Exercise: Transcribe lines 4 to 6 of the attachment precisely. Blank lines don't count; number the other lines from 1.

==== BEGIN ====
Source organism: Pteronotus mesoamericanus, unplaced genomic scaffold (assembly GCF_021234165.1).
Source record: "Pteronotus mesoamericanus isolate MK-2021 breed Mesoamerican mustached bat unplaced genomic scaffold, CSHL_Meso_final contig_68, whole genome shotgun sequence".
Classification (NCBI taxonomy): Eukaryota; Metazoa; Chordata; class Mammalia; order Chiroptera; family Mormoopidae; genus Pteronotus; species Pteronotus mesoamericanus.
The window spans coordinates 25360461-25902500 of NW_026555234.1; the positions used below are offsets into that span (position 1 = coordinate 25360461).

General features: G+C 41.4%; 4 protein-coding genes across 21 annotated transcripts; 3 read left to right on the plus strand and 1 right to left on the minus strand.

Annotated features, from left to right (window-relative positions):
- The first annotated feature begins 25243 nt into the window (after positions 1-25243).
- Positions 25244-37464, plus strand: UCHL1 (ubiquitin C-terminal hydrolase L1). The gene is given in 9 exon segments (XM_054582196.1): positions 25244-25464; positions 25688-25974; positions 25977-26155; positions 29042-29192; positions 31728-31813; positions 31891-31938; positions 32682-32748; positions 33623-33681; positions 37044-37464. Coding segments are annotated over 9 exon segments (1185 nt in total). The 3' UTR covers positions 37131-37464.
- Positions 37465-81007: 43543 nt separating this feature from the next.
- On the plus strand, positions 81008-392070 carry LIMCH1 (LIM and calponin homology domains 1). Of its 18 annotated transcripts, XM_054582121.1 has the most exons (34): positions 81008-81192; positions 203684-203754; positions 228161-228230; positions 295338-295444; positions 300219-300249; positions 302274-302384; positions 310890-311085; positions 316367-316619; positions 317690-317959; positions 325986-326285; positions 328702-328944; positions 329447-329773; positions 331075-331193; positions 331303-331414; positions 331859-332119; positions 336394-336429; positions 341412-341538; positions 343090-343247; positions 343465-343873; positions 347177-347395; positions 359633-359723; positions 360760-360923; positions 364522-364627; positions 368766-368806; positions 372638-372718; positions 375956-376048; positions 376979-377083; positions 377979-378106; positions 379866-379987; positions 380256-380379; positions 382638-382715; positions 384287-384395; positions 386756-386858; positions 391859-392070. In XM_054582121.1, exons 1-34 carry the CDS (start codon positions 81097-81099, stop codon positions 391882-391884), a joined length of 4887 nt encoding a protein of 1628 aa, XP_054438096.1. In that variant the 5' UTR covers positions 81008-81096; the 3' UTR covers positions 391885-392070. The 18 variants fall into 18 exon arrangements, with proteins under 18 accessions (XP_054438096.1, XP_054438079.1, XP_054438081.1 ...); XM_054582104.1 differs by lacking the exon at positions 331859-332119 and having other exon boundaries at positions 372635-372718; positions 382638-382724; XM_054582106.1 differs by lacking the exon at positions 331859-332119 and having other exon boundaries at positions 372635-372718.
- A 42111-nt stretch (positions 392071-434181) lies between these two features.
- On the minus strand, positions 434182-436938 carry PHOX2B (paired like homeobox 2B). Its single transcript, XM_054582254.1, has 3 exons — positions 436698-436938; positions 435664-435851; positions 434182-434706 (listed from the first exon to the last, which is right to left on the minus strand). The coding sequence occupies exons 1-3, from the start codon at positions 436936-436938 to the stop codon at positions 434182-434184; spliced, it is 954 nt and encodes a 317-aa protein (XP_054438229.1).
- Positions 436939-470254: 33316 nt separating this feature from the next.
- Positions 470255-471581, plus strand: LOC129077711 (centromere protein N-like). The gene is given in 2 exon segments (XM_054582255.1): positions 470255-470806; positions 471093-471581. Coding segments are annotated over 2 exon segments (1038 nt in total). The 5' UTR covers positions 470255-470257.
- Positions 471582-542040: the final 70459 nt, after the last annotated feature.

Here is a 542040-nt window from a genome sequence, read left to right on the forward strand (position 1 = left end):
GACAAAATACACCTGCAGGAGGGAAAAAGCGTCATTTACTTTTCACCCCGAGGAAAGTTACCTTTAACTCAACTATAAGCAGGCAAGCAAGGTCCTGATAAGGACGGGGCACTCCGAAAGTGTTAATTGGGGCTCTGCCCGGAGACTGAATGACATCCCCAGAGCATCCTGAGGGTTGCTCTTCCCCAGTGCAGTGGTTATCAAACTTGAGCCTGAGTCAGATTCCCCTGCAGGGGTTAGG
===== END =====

The window spans coordinates 25360461-25902500 of NW_026555234.1; the positions used below are offsets into that span (position 1 = coordinate 25360461).

General features: G+C 41.4%; 4 protein-coding genes across 21 annotated transcripts; 3 read left to right on the plus strand and 1 right to left on the minus strand.

Annotated features, from left to right (window-relative positions):